It would have been overwhelming to those members.
I don’t think many of those people who’d been given their own copy of the Bible would have let them collect dust on their shelf. In most cases, they would have really, thoroughly, profoundly appreciated those books. And that appreciation would have been clear in their Bible study habits.
But our Bibles today—even though they come to us easily because of technology—are every bit as valuable! We should cherish them, and even be emotional about the fact that we have our own copy of God’s Word, Jesus Christ in print, the Holy Bible.
Please turn in your Bible, in your very own Bible, to Revelation 1:3. This is about 700,000 words away from where you were in Genesis. You can turn slowly if you want to, and feel the weight of those pages and words.
Verse 3 says, “Blessed is he that readeth, and they that hear the words of this prophecy, and keep those things which are written therein: for the time is at hand.”
This passage is specifically about the book of Revelation, but the principle can be applied to the whole Bible too. Blessed is he that reads the Bible.
God commands us to be serious about studying the Bible. He wants to bless us, and He can do that if we cherish our Bibles and read them. Really read them.
Deuteronomy 17 is a chapter containing God’s instructions for the king of Israel. Whoever became the king of His chosen nation had to follow the instructions in this specific chapter. And there’s one very fascinating command that God told the kings to do. “And it shall be, when he sitteth upon the throne of his kingdom, that he shall write him a copy of this law in a book out of that which is before the priests the Levites: And it shall be with him, and he shall read therein all the days of his life: that he may learn to fear the Lord his God, to keep all the words of this law and these statutes, to do them (verses 18-19).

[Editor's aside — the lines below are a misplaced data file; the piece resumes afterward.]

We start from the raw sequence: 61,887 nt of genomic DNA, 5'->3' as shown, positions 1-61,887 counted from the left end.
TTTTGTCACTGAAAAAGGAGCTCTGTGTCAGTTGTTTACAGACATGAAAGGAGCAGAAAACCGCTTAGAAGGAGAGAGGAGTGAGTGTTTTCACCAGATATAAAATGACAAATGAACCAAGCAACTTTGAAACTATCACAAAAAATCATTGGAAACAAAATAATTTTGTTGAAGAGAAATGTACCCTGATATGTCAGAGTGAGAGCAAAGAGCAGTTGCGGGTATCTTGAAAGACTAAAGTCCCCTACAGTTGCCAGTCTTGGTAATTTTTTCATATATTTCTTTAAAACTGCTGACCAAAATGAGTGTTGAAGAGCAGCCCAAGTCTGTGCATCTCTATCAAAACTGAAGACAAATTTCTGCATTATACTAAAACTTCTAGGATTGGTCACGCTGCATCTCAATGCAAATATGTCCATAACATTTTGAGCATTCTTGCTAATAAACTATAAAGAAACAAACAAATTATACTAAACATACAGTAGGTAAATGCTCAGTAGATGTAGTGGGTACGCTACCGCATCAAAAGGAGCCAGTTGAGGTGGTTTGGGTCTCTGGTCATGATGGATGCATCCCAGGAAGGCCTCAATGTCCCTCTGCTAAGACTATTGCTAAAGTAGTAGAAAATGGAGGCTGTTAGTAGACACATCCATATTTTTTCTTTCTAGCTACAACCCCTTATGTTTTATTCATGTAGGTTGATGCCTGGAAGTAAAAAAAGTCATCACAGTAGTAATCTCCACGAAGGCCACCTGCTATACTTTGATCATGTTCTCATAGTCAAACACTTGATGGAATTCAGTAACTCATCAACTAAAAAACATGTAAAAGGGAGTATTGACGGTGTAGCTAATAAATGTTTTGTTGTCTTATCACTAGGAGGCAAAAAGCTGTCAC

This is similar, in some ways, to the students in Peter Waldo’s work-study program! The kings of Israel were ordered to sit down and write out a copy of God’s law by hand. They had to dip a pen in ink to write every letter of every word—of every sentence, of every scripture, of every chapter, of every book of the Bible. The Bible at that time was only the first five books, but that is still quite a lot of writing!
Why were the kings told to do that? As some kind of punishment? No! Verse 19 says the book “shall be with him” and “he shall read therein.” It was to read it, learn from it, and live by the wisdom contained in it.
The Bible says that all of God’s people are kings and priests. So this instruction applies to us, in principle. I don’t think we need to write the Bible out by hand, but we, as God’s royal kings in training definitely need to do what verse 19 says: Read the Bible “all the days of [your] life.” Why? So we can learn to fear God, keep His law, and do His commandments.
Here’s one suggestion I would like to encourage you to try that will help you to appreciate your Bible more. It will help you to show God how much you value and cherish having your own copy of His written Word.
Pick up a brand new notebook, and draw a line down the center of each page. Then, as part of your Bible study every day, spend a few minutes writing out a scripture or two in the left hand column. Then in the column right beside it, you could write out some of your own thoughts and comments and questions about the scripture. I recently started doing this with the book of Psalms, and it has really helped me to have more focus in my study and a deeper appreciation for the scriptures.
This doesn’t have to be all of your Bible study for a day, but maybe just 10 or 15 minutes of it. And as you do it, you might spend some time thinking of those students studying under the Apostle Waldo some 800 years ago. Think of them and how hard they worked to give Church members their own copies of the Bible.
Let’s deepen our appreciation for the fact that we own our very own copies of the Word of God, the Holy Bible.